Like many destinations, Ahousaht's Walk the Wildside Trail has remained closed to visitors during the COVID-19 pandemic. An estimated 75 per cent of Nuu-chah-nulth businesses that are reliant on visitors have closed since March. (Walk the Wild Side photo)
Almost six months after the pandemic forced lockdowns and restrictions worldwide, the Indigenous tourism industry continues to take a beating.
Especially for those operating businesses in one of the Nuu-chah-nulth First Nations.
“If I had to give a rough estimate, I would say a good chunk of them, maybe 75 per cent of them have not reopened,” Paula Amos, the chief marketing and development officer for Indigenous Tourism BC, said of NCN businesses.
This figure though can be misleading. That’s because Amos said there are only about 20 Nuu-chah-nulth businesses that are members of Indigenous Tourism BC. She said there’s up to about 10 others who are not members.
Plus, the association does not keep track of the hundreds of Nuu-chah-nulth fishermen or artists who run a business but are not Indigenous Tourism BC members. Further complicating matters is the fact even if some Nuu-chah-nulth tourism businesses did want to reopen this year, it wouldn’t make sense for them to do so.
“Many of the Nuu-chah-nulth nations are not open for visitors,” said Amos, who now lives in Vancouver but is a member of Hesquiaht First Nation.
As a result, tourist attractions including Hesquiaht’s Hot Springs Cove and Ahousaht First Nation’s heritage walking trail, Walk the Wild Side, have remained closed.
Amos said even for those few Indigenous tourism businesses which have been able to open their doors again, it has not been business as usual.
“It’s definitely challenging for sure,” she said. “It’s a different market domestically and businesses have had to pivot. Many of them rely on international visitors. And this is their high season now. They make their business in the four months of the year (during the summer).”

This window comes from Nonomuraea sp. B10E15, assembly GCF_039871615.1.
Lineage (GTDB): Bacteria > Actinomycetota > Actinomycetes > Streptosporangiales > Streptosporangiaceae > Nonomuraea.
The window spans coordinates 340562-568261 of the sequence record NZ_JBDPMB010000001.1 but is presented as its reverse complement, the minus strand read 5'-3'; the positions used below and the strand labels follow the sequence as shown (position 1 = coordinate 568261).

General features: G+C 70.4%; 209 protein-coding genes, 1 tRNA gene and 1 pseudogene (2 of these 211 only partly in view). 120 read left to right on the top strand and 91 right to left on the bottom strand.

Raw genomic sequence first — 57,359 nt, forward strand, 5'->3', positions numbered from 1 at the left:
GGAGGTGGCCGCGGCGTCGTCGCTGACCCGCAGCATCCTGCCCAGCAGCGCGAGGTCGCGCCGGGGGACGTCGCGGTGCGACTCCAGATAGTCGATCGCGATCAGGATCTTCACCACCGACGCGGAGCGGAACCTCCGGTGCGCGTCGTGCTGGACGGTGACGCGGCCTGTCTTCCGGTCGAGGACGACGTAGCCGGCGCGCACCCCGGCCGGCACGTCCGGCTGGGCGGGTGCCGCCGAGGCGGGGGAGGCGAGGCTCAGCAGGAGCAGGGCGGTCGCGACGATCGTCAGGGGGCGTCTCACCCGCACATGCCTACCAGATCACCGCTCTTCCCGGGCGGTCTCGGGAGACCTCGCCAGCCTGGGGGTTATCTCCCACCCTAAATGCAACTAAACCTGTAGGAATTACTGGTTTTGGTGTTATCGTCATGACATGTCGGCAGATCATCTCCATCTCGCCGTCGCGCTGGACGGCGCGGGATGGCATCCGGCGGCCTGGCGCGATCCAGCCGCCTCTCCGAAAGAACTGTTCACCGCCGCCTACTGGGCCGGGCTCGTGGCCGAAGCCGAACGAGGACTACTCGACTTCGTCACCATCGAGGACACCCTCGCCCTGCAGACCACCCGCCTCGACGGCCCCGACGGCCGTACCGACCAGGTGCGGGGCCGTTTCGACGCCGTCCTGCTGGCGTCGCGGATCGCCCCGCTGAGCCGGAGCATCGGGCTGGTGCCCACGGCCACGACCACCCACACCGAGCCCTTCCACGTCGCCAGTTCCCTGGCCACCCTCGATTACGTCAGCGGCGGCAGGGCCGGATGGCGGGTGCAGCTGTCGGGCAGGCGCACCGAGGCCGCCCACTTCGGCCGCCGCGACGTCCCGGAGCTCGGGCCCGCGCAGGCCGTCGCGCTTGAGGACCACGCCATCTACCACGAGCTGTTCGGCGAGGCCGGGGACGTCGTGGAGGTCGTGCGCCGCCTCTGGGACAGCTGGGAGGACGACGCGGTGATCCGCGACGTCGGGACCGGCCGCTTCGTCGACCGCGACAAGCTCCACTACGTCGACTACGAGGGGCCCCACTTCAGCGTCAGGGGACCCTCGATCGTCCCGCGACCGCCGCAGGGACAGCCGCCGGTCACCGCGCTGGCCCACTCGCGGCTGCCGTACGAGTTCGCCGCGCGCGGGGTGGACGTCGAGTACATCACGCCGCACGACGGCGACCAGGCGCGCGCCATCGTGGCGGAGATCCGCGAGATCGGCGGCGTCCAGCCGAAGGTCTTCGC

The pandemic has certainly had a tremendous effect on Tseshaht First Nation member Naomi Nicholson, who owned a pair of Indigenous tourism businesses. For the past eight years she owned Secluded Wellness Centre in Port Alberni.
“I’m not going to reopen the wellness centre at all,” Nicholson said.
And it was only this past week, on Sept. 1, that Nicholson was able to reopen her other business Chims Guest House, an Indigenous-themed getaway. Instead of daily and weekly rentals, however, for the immediate future Chims will only have a monthly rental available.
Nicholson said Chims has taken a financial beating in 2020. And she’s not sure what 2021 will look like.
“We’ve lost thousands and thousands of dollars,” she said. “And who knows about next year, whether we’ll be able to have daily and weekly rentals.”
For now, Nicholson is actually happy that she will only allow members of the community to rent out her guest house on a monthly basis.
“I just can’t have strangers coming in on my conscience,” she said. “It doesn’t matter if B.C. says hotels can reopen.”
Amos said Indigenous Tourism BC is doing its best to have its members survive.
“We want to make sure none of these businesses fall through the cracks,” she said.
To that end, Amos said the association is doing what it can to assist businesses and not just financially.
Early on in the pandemic the association reallocated $300,000 from its budget to assist various operations. More than 70 businesses applied to the provincial association to receive a maximum $5,000 grant that was offered in April and May.
Indigenous Tourism BC has had a second intake of grant applicants since early August. More than 35 businesses have applied for this funding, worth a maximum of $10,000 (or $5,000 more for those that applied and received the maximum funds during the first intake and have reapplied again).
Amos said several of those Indigenous tourism businesses that are seeking funding from the provincial association are operated by First Nations.
“We are also working closely with the privately-owned businesses,” she said.
Since numerous questions remain concerning the pandemic, Amos said it’s difficult for business owners to speculate on their futures.
“I think generally there’s some uncertainties for any long-term planning,” she said.
But she’s hopeful Indigenous tourism businesses will be able to bounce back eventually.
“I’m hoping they won’t close permanently,” she said. “The longer this lasts though, the deeper it’s going to take for us to get out of this economic recovery.”
Brenda Baptiste, Indigenous Tourism BC’s chair, is also hoping for better days ahead.
“The overall tourism industry has been heavily impacted by the bleak 2020 tourism season,” Baptiste said. “At Indigenous Tourism BC we are working on a long-term recovery and planning strategically on getting through this downturn and see that the businesses survive and reopen for 2021 and beyond.”